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September 27 2002

One world but many kinds of knowledge

Although the buzz words knowledge economy are all pervasive in the modern world – across corporations, governments and transnational organisations – they have a hollow ring for UniSA’s Professor Jane Kenway. 

Delivering her inaugural professorial address at UniSA on October 1 2002 5 pm – 7.30 pm), Prof Kenway will confront issues of globalisation, the evolution of tribal divisions in society, the rush and impact of consumerism, the development of hybrid and oppositional styles of knowledge, and just how theses issues will effect education today and in the future. 

Kenway argues that the new “knowledge economy” represents a thin and narrow understanding of knowledge. 

“One of the key aspects of globalisation across transnational organisations has been to transform education into a commodity and that process has diminished the modern understanding of knowledge. In a world now dominated by economic rationalism and the full scale promotion of consumerism, knowledge and education have lost much of their richness and power. Visual, emotional, ethical and interactive aspects of knowledge have all slipped away in this tide, leaving us with narrow, pragmatic concepts of knowledge.”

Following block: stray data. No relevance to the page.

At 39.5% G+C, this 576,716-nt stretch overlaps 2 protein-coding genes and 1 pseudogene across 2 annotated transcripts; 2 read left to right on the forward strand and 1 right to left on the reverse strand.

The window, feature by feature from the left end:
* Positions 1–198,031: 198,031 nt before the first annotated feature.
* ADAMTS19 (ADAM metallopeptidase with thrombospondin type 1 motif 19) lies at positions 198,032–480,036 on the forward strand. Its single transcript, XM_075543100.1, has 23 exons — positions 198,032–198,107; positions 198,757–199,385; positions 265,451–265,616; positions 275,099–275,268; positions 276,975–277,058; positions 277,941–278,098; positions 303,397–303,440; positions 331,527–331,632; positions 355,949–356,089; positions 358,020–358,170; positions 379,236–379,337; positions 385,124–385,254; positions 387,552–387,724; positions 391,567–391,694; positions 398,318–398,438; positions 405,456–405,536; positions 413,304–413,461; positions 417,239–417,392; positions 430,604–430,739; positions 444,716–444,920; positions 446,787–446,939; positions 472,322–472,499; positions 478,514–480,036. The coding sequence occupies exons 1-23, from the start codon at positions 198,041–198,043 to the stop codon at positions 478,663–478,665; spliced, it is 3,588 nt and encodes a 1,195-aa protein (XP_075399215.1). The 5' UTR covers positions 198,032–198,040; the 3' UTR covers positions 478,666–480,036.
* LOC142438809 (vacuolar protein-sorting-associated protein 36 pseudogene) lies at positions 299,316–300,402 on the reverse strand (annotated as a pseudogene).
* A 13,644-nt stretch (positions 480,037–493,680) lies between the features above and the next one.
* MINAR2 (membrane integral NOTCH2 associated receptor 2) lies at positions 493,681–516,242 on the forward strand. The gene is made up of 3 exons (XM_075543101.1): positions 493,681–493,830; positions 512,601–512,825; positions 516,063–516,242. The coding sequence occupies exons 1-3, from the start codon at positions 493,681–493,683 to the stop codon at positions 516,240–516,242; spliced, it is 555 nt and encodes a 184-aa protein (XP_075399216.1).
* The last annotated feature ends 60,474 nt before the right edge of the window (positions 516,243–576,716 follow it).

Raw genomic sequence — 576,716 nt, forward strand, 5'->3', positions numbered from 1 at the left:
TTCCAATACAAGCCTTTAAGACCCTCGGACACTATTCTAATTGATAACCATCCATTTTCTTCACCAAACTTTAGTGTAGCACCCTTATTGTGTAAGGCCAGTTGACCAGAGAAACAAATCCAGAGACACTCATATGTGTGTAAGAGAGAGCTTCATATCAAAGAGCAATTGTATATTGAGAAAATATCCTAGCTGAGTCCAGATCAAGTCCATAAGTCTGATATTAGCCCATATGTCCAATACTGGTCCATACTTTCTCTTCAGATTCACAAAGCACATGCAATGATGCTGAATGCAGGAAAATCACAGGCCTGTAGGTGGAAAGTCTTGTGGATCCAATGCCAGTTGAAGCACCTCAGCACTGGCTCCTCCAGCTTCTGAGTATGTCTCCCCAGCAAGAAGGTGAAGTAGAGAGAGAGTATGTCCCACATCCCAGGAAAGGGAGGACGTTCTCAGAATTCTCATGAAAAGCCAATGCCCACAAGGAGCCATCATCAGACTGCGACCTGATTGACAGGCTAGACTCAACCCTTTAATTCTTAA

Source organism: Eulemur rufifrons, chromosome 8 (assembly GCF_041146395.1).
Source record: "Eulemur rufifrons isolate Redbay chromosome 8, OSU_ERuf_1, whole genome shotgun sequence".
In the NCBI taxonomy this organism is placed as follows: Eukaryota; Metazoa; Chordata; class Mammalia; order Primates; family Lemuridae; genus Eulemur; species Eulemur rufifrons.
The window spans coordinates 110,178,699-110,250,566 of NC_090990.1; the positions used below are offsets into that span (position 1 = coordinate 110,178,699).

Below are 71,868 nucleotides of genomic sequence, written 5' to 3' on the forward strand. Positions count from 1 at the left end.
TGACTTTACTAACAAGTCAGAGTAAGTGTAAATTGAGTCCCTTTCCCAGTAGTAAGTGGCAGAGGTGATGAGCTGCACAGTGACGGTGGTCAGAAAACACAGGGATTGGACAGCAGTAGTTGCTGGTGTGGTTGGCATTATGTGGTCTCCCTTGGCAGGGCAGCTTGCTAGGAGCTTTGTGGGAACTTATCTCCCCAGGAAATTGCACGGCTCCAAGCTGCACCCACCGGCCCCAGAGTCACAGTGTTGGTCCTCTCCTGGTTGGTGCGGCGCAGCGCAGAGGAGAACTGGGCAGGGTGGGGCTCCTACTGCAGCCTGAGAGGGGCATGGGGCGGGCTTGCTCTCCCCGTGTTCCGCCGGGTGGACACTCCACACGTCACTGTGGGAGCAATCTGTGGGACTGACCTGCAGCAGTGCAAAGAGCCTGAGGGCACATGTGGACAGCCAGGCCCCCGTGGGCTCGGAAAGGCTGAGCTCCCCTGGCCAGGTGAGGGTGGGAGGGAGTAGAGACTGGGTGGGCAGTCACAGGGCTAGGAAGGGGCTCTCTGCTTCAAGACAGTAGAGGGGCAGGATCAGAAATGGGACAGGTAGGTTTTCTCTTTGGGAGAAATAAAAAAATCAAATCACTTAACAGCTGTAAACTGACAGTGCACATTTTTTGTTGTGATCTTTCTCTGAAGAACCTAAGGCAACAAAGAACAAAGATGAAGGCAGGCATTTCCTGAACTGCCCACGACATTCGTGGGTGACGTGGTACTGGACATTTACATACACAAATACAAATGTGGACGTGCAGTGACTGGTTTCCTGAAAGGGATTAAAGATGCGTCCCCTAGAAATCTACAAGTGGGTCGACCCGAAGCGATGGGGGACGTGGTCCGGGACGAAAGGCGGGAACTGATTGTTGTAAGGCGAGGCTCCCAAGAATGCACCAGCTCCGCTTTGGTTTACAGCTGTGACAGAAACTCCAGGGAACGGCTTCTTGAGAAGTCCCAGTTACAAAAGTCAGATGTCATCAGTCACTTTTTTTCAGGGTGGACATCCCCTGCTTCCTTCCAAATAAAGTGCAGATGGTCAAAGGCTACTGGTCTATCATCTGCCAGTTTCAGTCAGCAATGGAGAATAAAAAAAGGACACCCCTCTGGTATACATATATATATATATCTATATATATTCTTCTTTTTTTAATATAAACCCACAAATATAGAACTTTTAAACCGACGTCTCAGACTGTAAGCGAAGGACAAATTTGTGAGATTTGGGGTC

Kenway says the new knowledge order is set against the backdrop of an increasingly fractured world society. 

“The world now includes four key global tribes – the new global elite, people who spend much of their lives travelling, removed from everyday life due to their wealth and power; the new poor, in their distressed millions; the anti-globalisation activists; and the myriad of consumer tribes all vying for fulfilment through products. It is this fractured but dynamic mix that may indeed force policy makers to open their minds to a deeper understanding of knowledge.” 

Kenway says the challenge for educators and more so for researchers in the field, is to determine what kinds of knowledge should be taught in schools and tertiary institutions. 

“Two years in to the 21st century and many years on from the first wave of people’s conscious engagement with globalisation we still have no idea of what it might mean to teach the young to become successful and contributing global citizens,” she says. 

“What is clear is that the knowledge economy is not the glittering prize it is made out to be and that in the drive to build global profits we are sacrificing a richer and ultimately more valuable understanding of knowledge and global relationships.” 

Professor Kenway’s lecture – Reshaping Education in Globalizing, Tribalizing and Hybridizing Times – presented by UniSA’s Hawke Institute with the Centre for Studies in Literacy, Policy and Learning Cultures, will be held at UniSA’s City West Campus, Yungondi Building, level 1, 70 North Terrace Adelaide.   


Media contact: Michèle Nardelli (08) 8302 0966 or 041 8823673









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